Man on Wire

2008 Documentary

On August 7, 1974, a 24-year-old French high-wire artist named Philippe Petit committed one of the most astonishing performance stunts of the late 20th century: he strung a thin cable in between the two towers of the World Trade Center and not only walked across, from one building to another, but did a nerve-wracking series of knee-bends and acrobatic movements on the cable, some 1,350 feet above the ground, before turning himself in. This occurred to the consternation and chagrin of Port Authority policemen, who immediately arrested Petit for the act -- prompting many to dub Petit's stunt "the artistic crime of the century." James Marsh's documentary Man on Wire revisits and recounts this chain of events some 34 years after they occurred.

Director: James Marsh


  • This is a police procedural, if you will, about what's been called the artistic crime of the century.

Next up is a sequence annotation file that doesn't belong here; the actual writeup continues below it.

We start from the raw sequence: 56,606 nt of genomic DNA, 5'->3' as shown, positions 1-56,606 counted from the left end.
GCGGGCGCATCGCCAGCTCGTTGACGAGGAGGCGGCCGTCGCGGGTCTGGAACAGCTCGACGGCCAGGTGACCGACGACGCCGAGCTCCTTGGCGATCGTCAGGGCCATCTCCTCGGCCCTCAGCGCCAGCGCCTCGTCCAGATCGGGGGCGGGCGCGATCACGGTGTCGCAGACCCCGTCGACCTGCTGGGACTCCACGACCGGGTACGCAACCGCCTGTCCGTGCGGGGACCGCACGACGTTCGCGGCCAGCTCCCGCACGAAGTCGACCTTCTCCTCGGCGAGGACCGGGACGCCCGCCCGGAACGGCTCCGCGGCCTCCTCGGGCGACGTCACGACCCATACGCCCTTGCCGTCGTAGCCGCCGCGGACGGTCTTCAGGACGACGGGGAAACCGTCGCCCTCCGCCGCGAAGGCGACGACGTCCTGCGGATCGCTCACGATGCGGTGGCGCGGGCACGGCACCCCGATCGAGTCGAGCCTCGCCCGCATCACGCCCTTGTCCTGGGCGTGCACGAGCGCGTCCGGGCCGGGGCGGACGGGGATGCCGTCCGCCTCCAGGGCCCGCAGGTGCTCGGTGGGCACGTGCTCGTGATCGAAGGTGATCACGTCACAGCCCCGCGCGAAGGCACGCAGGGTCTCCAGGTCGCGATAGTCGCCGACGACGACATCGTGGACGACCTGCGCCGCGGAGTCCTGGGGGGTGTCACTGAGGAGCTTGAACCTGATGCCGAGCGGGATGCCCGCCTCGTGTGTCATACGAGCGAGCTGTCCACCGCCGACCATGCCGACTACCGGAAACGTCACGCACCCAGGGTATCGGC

Kenneth Turan - Los Angeles Times

    26 April 2013

  • Man on Wire is about the vanquishing of the towers by bravery and joy, not by terrorism.

    Roger Ebert - The Chicago Sun-Times

    26 April 2013

  • The gorgeous music includes Ralph Vaughan Williams' wafting tone poem ''The Lark Ascending'' -- apt in describing an artist who might well be part bird.

    Lisa Schwarzbaum - Entertainment Weekly

    26 April 2013

  • James Marsh's documentary raises the bar for the genre to skyscraper height.

    Joe Morgenstern - The Wall Street Journal

    26 April 2013

  • The sight is magical and heartbreaking in equal measure. Look, the movie says: Where so many would fall, a man walks on air.

    Ty Burr - The Boston Globe

    26 April 2013


  • Best Documentary, Features

    Academy Awards (2009)

  • Best Edited Documentary

    American Cinema Editors (2009)

  • Best Documentary

    Austin Film Critics Association (2008)

  • Outstanding British Film

    BAFTA Awards (2009)

  • Best Documentary

    Boston Society of Film Critics Awards (2008)